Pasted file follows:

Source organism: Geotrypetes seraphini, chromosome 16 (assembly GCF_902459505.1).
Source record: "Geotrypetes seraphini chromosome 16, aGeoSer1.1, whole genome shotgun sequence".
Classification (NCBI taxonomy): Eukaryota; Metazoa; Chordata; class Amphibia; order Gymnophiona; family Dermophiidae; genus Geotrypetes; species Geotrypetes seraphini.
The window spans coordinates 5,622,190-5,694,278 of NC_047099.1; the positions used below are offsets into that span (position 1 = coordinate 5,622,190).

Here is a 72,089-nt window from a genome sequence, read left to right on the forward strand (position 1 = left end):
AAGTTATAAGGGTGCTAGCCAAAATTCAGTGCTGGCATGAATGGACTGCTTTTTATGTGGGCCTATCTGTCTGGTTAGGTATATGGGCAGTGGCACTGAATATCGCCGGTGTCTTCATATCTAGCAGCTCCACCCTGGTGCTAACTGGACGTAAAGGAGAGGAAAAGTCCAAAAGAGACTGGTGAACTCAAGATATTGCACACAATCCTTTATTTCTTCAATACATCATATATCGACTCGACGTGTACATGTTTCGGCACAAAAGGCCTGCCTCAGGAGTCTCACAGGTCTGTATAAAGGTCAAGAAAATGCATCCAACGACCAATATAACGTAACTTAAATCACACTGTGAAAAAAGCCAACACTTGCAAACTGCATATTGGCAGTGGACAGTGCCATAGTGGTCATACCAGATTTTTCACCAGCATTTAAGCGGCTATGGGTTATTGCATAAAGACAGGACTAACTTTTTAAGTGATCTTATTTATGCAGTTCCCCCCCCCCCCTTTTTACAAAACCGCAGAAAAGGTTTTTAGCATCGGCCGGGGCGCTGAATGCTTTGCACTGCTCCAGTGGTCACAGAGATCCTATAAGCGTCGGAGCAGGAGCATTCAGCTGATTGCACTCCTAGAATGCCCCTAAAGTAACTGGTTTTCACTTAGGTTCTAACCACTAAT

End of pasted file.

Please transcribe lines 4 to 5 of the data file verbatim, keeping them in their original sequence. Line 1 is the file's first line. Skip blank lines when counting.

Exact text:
The window spans coordinates 5,622,190-5,694,278 of NC_047099.1; the positions used below are offsets into that span (position 1 = coordinate 5,622,190).

Here is a 72,089-nt window from a genome sequence, read left to right on the forward strand (position 1 = left end):